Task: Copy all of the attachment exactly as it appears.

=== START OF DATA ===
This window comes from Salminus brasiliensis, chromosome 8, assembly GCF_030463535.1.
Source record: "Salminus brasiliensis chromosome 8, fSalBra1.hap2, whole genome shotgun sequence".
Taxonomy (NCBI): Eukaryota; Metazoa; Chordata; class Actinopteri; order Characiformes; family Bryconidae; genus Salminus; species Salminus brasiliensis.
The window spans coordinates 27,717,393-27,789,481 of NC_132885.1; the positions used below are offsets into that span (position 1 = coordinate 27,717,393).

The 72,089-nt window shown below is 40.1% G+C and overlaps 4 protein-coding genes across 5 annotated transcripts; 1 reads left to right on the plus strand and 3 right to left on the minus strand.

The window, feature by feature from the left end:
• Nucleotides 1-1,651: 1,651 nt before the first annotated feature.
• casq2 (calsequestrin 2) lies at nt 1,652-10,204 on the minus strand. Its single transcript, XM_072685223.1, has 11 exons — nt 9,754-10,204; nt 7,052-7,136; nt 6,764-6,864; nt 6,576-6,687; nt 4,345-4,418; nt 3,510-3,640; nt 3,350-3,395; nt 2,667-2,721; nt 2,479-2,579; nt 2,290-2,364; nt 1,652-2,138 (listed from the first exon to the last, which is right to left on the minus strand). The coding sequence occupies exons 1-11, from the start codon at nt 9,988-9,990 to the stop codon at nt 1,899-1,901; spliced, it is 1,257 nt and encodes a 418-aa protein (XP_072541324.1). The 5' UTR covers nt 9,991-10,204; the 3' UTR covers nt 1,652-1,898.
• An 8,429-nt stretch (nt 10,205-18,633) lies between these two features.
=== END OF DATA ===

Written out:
This window comes from Salminus brasiliensis, chromosome 8, assembly GCF_030463535.1.
Source record: "Salminus brasiliensis chromosome 8, fSalBra1.hap2, whole genome shotgun sequence".
Taxonomy (NCBI): Eukaryota; Metazoa; Chordata; class Actinopteri; order Characiformes; family Bryconidae; genus Salminus; species Salminus brasiliensis.
The window spans coordinates 27,717,393-27,789,481 of NC_132885.1; the positions used below are offsets into that span (position 1 = coordinate 27,717,393).

The 72,089-nt window shown below is 40.1% G+C and overlaps 4 protein-coding genes across 5 annotated transcripts; 1 reads left to right on the plus strand and 3 right to left on the minus strand.

The window, feature by feature from the left end:
• Nucleotides 1-1,651: 1,651 nt before the first annotated feature.
• casq2 (calsequestrin 2) lies at nt 1,652-10,204 on the minus strand. Its single transcript, XM_072685223.1, has 11 exons — nt 9,754-10,204; nt 7,052-7,136; nt 6,764-6,864; nt 6,576-6,687; nt 4,345-4,418; nt 3,510-3,640; nt 3,350-3,395; nt 2,667-2,721; nt 2,479-2,579; nt 2,290-2,364; nt 1,652-2,138 (listed from the first exon to the last, which is right to left on the minus strand). The coding sequence occupies exons 1-11, from the start codon at nt 9,988-9,990 to the stop codon at nt 1,899-1,901; spliced, it is 1,257 nt and encodes a 418-aa protein (XP_072541324.1). The 5' UTR covers nt 9,991-10,204; the 3' UTR covers nt 1,652-1,898.
• An 8,429-nt stretch (nt 10,205-18,633) lies between these two features.